While I was at the Octoberfest this weekend, I saw some lovely pots at one of the vendor booths. Now, I like handmade things, but mostly if you’ve seen one pot, you’ve seen them all. These were quite unusual:

Some Republicans like Obamacare

CNN has a piece on how many Republicans are torn this election, because Obamacare really helped their families. Most of them seem to be carefully weighing their voting decision. But be sure to read all the way to the bottom!

Jon Campbell may become one of the Republican “defectors” Traugott says could make a difference in battleground states.

Campbell, 49, has voted Republican in nearly every presidential election since he cast his vote for Ronald Reagan in 1980, but this year might be different. For two years his 22-year-old stepdaughter, a self-employed dog trainer, didn’t have health insurance. Then Obamacare kicked in and she was allowed onto her father’s insurance.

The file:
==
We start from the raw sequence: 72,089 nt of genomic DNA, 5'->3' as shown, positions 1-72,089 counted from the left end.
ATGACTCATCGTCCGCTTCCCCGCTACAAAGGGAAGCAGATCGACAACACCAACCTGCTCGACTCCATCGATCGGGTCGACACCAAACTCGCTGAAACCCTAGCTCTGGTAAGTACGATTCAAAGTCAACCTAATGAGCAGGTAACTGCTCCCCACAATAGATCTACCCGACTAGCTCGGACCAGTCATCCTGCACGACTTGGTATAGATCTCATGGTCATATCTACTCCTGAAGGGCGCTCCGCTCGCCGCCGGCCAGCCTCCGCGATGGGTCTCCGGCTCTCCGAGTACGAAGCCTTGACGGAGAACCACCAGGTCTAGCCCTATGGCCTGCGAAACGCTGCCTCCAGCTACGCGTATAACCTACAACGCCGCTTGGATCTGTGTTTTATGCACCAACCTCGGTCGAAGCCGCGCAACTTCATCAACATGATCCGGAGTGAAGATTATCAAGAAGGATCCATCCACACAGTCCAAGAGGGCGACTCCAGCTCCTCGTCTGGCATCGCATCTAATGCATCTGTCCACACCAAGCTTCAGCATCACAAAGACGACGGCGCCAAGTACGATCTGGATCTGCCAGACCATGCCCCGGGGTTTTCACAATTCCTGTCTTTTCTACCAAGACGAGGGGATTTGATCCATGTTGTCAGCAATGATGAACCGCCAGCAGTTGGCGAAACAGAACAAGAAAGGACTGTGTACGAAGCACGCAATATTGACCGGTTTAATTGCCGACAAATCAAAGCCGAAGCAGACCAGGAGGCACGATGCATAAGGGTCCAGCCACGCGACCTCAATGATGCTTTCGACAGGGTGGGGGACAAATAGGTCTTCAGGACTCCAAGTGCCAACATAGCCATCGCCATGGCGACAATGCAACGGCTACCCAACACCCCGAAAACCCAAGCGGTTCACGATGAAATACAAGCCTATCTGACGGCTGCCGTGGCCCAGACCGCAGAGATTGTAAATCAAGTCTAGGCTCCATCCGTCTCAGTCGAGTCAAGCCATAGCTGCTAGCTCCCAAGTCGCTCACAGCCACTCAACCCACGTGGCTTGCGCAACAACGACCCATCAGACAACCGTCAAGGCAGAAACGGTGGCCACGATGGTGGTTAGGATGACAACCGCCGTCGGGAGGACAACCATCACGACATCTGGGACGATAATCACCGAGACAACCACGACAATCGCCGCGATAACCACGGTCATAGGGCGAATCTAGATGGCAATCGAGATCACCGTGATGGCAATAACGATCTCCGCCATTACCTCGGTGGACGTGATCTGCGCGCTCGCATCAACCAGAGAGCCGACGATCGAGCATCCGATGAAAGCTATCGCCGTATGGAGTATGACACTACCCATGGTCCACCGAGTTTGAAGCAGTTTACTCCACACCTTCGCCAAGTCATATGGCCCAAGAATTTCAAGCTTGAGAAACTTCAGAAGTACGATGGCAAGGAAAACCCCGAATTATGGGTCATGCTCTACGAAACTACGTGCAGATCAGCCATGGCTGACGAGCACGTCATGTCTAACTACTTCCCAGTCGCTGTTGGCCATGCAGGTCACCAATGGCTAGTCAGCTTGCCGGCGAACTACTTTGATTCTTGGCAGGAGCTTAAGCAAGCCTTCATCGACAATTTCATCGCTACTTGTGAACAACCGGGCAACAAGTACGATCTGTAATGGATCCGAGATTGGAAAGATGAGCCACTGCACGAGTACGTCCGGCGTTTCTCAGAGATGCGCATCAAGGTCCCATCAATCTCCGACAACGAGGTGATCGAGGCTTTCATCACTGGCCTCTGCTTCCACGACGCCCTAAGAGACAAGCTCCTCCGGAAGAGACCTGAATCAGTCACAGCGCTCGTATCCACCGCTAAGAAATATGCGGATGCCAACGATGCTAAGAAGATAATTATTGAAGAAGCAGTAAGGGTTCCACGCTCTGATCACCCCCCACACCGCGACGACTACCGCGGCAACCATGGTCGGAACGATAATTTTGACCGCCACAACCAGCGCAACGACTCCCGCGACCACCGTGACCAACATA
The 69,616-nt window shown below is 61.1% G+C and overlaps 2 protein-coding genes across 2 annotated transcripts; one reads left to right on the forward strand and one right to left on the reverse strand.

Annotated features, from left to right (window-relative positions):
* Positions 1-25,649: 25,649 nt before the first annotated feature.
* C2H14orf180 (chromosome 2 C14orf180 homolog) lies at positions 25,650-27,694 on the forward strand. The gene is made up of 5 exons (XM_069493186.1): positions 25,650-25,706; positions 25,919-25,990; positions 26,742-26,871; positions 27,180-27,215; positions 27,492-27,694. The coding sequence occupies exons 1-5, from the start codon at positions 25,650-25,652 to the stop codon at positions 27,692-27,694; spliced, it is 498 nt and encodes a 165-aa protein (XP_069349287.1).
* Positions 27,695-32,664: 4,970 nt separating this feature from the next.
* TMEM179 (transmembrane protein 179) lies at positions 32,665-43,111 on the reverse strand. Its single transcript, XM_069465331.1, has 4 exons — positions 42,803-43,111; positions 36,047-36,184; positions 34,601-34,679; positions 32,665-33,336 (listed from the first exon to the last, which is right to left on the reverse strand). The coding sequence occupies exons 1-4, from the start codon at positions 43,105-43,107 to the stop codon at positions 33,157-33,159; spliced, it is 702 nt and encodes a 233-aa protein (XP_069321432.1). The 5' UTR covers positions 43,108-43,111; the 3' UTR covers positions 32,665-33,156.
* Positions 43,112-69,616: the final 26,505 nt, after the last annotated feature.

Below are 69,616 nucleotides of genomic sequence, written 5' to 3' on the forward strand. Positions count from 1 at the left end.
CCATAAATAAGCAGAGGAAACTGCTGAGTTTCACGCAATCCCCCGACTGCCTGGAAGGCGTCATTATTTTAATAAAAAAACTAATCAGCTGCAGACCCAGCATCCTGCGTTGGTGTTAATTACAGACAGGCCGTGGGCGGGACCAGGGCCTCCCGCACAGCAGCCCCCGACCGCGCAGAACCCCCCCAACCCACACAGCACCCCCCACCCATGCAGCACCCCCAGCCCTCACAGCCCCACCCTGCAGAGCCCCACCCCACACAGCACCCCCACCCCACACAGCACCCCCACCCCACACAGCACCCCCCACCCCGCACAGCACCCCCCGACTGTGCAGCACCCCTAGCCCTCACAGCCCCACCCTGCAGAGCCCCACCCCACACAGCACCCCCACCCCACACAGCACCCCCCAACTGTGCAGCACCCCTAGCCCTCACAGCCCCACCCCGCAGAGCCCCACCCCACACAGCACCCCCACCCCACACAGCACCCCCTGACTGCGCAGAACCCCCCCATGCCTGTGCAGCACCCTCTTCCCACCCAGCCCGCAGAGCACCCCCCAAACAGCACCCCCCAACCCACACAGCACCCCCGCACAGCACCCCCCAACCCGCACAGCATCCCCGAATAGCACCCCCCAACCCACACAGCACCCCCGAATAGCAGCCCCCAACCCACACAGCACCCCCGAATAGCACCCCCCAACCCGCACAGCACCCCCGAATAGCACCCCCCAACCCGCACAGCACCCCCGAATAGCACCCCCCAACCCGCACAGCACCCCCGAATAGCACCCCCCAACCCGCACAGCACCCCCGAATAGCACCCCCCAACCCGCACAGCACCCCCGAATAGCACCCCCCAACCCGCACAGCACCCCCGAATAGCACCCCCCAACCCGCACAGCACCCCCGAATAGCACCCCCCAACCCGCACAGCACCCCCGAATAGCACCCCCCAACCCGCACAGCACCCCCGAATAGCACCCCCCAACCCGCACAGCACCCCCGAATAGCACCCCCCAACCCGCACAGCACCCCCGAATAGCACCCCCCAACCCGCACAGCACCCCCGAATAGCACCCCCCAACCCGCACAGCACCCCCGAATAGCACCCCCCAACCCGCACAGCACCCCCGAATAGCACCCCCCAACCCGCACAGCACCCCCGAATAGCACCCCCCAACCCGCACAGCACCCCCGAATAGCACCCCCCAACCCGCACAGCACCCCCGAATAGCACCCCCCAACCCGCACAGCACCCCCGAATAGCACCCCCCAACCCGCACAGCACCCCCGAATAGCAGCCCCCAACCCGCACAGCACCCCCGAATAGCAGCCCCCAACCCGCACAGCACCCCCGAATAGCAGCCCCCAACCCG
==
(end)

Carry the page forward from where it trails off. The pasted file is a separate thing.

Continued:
“If something had happened to her during those two years it would have been a disaster,” Campbell says.

The Olathe, Kansas, resident is leaning toward Obama, but not just because of his stepdaughter. Campbell’s wife, Barbara, has diabetes and is in the final stages of breast cancer treatment. She’s now on his insurance, but if he ever lost his job, his wife would be faced with trying to buy insurance on her own and would surely be rejected.

“I’m really torn,” he said. “Because of Obama, I now have a wife who can get covered. But really, at heart, I’m a limited-government kind of guy.”

Campbell said if the election were held today, he’d vote for Obama, but not without a lot of reservations.
“It’s really an intriguing conundrum,” he said.